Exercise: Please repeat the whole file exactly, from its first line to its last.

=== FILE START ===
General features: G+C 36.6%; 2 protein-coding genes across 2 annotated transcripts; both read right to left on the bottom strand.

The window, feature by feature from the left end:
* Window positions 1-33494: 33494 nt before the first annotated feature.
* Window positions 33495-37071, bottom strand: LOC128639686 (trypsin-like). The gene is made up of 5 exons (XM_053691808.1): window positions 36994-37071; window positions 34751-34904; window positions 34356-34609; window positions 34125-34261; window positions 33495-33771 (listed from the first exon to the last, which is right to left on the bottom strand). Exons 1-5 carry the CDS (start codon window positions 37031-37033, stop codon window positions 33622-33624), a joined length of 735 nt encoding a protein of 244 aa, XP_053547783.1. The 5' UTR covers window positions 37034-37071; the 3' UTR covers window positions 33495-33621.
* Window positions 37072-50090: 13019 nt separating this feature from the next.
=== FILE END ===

General features: G+C 36.6%; 2 protein-coding genes across 2 annotated transcripts; both read right to left on the bottom strand.

The window, feature by feature from the left end:
* Window positions 1-33494: 33494 nt before the first annotated feature.
* Window positions 33495-37071, bottom strand: LOC128639686 (trypsin-like). The gene is made up of 5 exons (XM_053691808.1): window positions 36994-37071; window positions 34751-34904; window positions 34356-34609; window positions 34125-34261; window positions 33495-33771 (listed from the first exon to the last, which is right to left on the bottom strand). Exons 1-5 carry the CDS (start codon window positions 37031-37033, stop codon window positions 33622-33624), a joined length of 735 nt encoding a protein of 244 aa, XP_053547783.1. The 5' UTR covers window positions 37034-37071; the 3' UTR covers window positions 33495-33621.
* Window positions 37072-50090: 13019 nt separating this feature from the next.